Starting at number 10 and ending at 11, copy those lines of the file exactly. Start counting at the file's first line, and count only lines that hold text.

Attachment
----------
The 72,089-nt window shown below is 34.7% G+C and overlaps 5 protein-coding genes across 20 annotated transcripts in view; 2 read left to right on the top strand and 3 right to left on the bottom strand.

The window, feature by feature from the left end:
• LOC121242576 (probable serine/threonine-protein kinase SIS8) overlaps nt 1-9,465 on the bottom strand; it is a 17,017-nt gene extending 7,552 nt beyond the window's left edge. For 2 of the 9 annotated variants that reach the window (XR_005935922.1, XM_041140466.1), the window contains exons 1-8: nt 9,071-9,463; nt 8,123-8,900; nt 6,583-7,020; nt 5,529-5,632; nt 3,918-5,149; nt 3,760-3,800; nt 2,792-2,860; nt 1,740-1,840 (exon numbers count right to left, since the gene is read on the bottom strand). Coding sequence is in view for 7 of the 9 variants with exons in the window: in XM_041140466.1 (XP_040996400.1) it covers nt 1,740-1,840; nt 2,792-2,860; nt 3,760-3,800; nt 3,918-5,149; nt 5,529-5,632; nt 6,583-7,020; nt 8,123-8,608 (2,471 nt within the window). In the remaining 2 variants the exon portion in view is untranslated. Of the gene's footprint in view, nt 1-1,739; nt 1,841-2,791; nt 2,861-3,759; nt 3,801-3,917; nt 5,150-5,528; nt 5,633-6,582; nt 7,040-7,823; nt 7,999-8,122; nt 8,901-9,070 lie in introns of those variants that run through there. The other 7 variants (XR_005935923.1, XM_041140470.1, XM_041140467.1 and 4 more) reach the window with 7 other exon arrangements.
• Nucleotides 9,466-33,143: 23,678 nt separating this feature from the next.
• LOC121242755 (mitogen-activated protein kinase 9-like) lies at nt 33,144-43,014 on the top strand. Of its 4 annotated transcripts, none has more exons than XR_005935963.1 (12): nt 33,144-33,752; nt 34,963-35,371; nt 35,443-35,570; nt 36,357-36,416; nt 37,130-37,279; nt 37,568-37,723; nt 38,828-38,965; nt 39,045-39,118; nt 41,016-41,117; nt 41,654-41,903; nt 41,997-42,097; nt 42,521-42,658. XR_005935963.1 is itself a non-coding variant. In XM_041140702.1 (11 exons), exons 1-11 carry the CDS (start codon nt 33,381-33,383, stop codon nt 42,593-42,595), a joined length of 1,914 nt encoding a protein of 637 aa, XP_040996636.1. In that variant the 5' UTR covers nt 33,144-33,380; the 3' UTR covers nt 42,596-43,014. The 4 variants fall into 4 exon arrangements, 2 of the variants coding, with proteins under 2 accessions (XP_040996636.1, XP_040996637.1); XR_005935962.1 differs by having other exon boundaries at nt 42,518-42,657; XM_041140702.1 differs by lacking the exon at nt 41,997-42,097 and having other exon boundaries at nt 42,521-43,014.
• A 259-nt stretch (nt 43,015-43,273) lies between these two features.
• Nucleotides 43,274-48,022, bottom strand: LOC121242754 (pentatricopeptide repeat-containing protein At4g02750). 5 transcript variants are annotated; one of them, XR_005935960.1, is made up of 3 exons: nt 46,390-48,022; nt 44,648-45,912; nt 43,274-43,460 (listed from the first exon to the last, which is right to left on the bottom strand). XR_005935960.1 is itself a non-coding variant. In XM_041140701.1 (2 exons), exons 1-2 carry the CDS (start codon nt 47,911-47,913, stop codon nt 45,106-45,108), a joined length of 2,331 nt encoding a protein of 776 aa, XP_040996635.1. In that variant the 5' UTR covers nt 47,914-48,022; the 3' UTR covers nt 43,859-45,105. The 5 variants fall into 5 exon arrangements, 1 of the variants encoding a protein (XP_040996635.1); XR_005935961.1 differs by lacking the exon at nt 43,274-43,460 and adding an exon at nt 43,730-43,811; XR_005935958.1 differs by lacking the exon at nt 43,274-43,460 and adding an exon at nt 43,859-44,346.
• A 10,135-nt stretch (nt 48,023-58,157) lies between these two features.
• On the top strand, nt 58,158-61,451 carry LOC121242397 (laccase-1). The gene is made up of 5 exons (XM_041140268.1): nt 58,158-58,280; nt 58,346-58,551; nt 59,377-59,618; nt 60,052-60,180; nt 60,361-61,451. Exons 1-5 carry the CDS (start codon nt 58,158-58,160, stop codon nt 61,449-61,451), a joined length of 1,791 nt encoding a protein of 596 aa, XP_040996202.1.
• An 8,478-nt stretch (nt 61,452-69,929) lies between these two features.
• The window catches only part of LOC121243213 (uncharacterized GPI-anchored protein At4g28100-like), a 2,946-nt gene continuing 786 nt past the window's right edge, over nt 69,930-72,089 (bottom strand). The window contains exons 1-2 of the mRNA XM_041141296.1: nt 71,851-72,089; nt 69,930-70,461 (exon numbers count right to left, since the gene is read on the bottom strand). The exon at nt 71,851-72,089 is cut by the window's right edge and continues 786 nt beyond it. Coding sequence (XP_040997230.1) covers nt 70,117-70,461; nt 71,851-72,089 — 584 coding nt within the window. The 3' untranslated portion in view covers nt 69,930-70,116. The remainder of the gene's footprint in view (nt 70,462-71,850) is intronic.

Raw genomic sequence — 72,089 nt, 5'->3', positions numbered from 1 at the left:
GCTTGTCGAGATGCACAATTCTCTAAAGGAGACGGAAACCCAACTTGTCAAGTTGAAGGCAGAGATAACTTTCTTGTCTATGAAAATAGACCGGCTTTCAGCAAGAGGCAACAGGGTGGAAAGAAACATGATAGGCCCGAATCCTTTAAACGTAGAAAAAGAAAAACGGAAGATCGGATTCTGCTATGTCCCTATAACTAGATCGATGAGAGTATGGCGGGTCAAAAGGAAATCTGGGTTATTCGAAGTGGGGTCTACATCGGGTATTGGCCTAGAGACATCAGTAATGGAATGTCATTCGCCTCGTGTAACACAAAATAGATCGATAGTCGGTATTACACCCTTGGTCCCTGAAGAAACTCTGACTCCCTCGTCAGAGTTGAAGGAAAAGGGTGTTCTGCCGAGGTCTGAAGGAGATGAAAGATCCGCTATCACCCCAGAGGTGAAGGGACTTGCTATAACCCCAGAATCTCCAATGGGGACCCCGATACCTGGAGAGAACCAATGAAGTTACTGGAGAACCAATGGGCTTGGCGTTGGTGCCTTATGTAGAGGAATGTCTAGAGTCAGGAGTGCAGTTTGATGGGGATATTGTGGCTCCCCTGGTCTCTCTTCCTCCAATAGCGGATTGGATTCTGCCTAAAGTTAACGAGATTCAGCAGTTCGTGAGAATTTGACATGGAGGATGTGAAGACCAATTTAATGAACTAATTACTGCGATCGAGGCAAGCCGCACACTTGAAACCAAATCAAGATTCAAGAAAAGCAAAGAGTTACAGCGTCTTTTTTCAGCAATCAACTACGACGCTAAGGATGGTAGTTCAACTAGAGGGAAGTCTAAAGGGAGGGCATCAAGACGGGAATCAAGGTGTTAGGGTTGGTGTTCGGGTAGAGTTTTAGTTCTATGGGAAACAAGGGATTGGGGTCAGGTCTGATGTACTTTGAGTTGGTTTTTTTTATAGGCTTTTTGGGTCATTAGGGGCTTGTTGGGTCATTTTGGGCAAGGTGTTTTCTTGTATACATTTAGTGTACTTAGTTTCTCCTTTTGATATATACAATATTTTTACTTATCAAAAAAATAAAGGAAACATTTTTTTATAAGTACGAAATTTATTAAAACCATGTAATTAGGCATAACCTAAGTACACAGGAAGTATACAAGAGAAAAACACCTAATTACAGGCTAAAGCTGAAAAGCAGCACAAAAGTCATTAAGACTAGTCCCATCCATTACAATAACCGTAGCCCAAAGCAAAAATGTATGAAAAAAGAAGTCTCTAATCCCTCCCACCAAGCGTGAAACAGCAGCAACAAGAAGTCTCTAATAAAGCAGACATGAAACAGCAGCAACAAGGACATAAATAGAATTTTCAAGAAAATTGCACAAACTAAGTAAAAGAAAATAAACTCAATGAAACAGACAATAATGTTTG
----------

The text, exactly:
• An 8,478-nt stretch (nt 61,452-69,929) lies between these two features.
• The window catches only part of LOC121243213 (uncharacterized GPI-anchored protein At4g28100-like), a 2,946-nt gene continuing 786 nt past the window's right edge, over nt 69,930-72,089 (bottom strand). The window contains exons 1-2 of the mRNA XM_041141296.1: nt 71,851-72,089; nt 69,930-70,461 (exon numbers count right to left, since the gene is read on the bottom strand). The exon at nt 71,851-72,089 is cut by the window's right edge and continues 786 nt beyond it. Coding sequence (XP_040997230.1) covers nt 70,117-70,461; nt 71,851-72,089 — 584 coding nt within the window. The 3' untranslated portion in view covers nt 69,930-70,116. The remainder of the gene's footprint in view (nt 70,462-71,850) is intronic.